Yukarism Vol. 1

Yukarism Volume 1 by Chika Shiomi

I’m always excited for the first volume of a new Shojo Beat series comes out, but I was SUPER EXCITED for Yukarism because I’ve enjoyed previous works from Shiomi so much. My absolute favorite of her series so far is Night of the Beasts. I thought that Yukarism had an interesting premise, so I was very curious!

The couple embracing on the cover of the first volume isn’t a couple, it is the same person in a current and previous life. Yukari is a young teenage genius of an author, producing books set in the Edo period with vivid historical detail. His new classmate Mahoro is fascinated by him, coming up with excuses to stop by with homework or treats when he’s absent from school due to a writing binge. Yukari recognizes something in Mahoro, but when she has a conversation with him, her expectations of talking to a author dedicated to his readers are derailed. Yukari seems to approach the world with a significant amount of detachment, perhaps because he’s haunted by memories from a previous life. When Yukari notices a scar on Mahoro’s wrist, he’s catapulted into the past and wakes up as a courtesan in the Edo period named Yumurasaki. Here, Mahoro’s previous life was as a man named Kazuma who serves as Yumurasaki’s protector.

Shiomi’s art is lovely. The character designs for Yukari and Yumurasaki look like male and female aspects of the same person. The shift in detail in the backgrounds from the sparse modern day to the elaborately decorated Edo period is a treat to see. There are little moments of physical comedy scattered throughout the book, because when Yukari travels to the past he can’t be as graceful as Yumuraski and finds himself overbalanced by headgear and teetering off his shoes. Kazuma is terrified when he sees Yumurasaki casually sitting like a teenage boy with his legs spread apart.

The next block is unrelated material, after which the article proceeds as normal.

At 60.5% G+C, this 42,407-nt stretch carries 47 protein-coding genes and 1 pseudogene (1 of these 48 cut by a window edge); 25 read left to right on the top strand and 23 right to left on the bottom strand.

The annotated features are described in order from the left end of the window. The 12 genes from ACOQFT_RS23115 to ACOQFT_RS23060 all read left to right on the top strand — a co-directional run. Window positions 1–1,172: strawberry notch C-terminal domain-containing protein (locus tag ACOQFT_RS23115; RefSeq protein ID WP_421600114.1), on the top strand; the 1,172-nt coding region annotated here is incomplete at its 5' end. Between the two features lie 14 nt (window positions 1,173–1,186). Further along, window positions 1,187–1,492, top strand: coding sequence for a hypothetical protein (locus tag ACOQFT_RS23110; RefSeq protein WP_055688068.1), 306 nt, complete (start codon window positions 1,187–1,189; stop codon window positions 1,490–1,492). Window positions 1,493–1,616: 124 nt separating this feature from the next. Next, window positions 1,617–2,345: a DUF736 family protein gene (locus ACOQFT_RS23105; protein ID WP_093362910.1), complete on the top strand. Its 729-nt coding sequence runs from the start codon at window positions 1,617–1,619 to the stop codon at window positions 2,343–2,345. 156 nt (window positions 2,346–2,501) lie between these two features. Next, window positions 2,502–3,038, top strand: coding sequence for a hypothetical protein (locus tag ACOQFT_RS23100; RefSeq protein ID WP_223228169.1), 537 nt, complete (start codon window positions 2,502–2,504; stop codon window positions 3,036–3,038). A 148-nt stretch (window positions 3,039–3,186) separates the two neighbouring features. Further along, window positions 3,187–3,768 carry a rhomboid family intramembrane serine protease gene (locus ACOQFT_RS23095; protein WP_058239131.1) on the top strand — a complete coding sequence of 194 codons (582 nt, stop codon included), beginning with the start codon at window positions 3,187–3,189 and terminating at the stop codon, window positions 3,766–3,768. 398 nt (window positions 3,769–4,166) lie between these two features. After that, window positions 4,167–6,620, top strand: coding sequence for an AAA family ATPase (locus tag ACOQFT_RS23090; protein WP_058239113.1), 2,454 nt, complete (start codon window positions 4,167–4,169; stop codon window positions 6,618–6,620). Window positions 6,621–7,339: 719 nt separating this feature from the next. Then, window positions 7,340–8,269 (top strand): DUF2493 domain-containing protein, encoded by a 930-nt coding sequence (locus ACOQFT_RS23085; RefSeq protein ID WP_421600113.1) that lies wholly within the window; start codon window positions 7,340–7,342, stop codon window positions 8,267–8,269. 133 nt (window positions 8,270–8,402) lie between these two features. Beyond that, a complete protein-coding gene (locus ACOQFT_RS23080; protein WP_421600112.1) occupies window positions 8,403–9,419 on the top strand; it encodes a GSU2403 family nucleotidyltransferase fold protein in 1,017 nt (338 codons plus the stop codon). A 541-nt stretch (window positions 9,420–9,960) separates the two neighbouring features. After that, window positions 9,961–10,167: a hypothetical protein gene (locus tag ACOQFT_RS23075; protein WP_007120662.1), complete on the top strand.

Yukari approaches his sudden experience of his past life like an adventure, but he doesn’t yet seem to be emotionally affected by living Yumurasaki’s life. He’s unconcerned by how his odd behavior might affect her relationships, and his attitude seems to be much more that of a writer observing details than someone who is invested in actually experiencing his life. Yukari’s encounters in the past end up giving him insight into the present, as a tormented girl who works in Yumurasaki appears in the present with psychological issues due to the trauma of her forgotten previous life. Yukari is able to use the knowledge he gained as Yumurasaki to help her.

Overall, I found this first volume very intriguing. I’m looking forward to seeing how the past continues to have an impact on Yukari’s present. Shiomi does a great job coming up with characters who have reticent but interesting personalities. Yukari really acts just as one would expect a teenage boy who used to be an elite courtesan of the past to behave. I’m also curious to see how the relationship between the more dynamic Yukari and the watchful Mahoro develops. Yukarism is a great new manga to kick off the new year!

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